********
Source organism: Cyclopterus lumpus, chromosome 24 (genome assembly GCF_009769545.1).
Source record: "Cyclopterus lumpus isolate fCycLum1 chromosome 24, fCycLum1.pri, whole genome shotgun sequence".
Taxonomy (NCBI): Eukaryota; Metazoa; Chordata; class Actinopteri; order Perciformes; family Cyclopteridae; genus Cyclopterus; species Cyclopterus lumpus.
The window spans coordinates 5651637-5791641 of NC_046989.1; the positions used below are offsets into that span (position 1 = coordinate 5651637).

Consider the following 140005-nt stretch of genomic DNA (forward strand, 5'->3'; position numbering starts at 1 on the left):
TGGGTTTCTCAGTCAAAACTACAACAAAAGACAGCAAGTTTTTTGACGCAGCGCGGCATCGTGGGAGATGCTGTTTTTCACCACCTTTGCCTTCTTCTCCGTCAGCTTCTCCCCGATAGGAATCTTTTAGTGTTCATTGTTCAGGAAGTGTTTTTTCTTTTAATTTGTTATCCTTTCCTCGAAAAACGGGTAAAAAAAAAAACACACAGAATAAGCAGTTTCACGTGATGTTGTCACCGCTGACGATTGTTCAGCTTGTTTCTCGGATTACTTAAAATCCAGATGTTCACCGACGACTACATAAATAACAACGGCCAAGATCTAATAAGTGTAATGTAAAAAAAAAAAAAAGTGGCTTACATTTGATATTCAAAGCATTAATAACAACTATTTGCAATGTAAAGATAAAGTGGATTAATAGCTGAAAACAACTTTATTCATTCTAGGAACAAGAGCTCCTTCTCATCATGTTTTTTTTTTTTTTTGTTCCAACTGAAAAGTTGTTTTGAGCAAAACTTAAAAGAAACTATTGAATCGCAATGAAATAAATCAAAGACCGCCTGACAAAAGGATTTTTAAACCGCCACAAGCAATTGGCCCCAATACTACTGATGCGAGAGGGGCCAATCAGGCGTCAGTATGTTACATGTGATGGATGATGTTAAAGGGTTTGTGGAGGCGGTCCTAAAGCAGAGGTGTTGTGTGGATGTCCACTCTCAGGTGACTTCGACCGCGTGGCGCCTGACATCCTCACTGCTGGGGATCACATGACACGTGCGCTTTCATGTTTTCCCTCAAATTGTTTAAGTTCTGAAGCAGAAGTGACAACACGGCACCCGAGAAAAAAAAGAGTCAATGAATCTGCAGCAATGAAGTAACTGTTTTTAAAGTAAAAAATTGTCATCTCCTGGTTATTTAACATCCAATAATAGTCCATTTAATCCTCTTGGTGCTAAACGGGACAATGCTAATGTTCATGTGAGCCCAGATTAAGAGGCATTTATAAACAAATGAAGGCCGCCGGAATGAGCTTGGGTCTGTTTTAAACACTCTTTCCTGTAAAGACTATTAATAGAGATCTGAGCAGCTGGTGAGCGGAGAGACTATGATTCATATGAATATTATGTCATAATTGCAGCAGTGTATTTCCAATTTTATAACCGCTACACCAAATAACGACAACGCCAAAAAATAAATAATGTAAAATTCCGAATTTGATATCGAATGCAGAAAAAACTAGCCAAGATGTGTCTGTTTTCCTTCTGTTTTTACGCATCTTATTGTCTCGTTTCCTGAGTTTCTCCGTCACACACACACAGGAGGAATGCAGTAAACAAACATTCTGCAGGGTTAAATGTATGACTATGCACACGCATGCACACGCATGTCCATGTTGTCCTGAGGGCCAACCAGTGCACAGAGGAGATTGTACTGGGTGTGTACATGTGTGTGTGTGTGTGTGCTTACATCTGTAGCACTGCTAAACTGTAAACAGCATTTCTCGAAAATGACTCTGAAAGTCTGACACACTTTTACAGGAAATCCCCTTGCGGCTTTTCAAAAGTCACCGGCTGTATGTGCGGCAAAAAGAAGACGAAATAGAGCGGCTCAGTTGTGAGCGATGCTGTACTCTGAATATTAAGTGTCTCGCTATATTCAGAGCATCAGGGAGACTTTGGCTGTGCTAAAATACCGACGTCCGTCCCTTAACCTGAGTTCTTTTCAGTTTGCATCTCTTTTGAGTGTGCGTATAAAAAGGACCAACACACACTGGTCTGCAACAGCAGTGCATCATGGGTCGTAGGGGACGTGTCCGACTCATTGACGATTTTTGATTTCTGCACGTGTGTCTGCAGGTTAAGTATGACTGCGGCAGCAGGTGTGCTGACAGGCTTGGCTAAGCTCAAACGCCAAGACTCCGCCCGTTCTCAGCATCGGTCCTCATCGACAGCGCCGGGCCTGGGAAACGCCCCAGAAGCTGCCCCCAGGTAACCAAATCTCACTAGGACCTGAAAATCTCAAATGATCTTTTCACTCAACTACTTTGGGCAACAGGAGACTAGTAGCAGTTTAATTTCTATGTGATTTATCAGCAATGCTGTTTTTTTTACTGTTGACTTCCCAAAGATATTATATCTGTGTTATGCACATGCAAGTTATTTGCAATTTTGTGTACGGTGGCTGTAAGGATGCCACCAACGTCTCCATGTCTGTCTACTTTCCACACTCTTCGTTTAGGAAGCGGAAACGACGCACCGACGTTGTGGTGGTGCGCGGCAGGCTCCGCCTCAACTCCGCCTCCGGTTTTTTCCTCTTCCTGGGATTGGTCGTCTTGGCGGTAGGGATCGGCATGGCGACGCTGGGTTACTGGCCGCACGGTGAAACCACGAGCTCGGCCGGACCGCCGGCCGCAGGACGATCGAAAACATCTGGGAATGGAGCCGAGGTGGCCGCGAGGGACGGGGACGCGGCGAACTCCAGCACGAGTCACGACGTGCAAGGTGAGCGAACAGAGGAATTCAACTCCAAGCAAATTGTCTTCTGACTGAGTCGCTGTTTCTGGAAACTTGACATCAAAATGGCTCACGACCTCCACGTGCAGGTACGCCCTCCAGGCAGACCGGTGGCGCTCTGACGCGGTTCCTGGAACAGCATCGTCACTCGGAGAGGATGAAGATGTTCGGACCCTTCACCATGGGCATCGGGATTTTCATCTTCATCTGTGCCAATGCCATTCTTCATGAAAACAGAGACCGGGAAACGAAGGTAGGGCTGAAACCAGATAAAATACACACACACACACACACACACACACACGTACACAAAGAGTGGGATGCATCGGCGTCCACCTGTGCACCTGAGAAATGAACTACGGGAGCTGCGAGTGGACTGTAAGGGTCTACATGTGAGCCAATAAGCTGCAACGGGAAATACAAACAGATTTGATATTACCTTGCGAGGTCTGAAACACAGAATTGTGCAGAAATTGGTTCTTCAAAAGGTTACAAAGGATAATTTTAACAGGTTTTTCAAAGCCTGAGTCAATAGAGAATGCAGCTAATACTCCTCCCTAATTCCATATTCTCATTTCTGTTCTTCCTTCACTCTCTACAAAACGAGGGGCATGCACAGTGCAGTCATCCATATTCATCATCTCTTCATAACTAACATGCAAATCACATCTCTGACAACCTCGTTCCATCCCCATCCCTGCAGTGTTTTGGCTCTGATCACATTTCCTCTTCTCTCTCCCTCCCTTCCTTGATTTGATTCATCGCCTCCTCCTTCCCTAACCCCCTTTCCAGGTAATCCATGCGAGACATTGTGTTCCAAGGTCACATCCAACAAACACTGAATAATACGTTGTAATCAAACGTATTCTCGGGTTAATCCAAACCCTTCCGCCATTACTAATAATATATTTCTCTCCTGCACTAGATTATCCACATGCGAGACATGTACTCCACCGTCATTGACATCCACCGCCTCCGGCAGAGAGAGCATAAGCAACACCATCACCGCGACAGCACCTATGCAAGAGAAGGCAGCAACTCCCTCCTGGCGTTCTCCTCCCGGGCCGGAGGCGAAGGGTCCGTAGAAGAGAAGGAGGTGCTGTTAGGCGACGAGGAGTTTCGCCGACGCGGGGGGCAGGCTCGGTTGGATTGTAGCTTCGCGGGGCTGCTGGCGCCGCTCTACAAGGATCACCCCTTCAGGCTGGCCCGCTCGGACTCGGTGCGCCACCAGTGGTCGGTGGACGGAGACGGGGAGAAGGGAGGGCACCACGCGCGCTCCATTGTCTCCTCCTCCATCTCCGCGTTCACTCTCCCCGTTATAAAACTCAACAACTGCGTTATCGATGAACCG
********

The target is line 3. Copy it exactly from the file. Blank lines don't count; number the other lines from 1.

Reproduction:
Taxonomy (NCBI): Eukaryota; Metazoa; Chordata; class Actinopteri; order Perciformes; family Cyclopteridae; genus Cyclopterus; species Cyclopterus lumpus.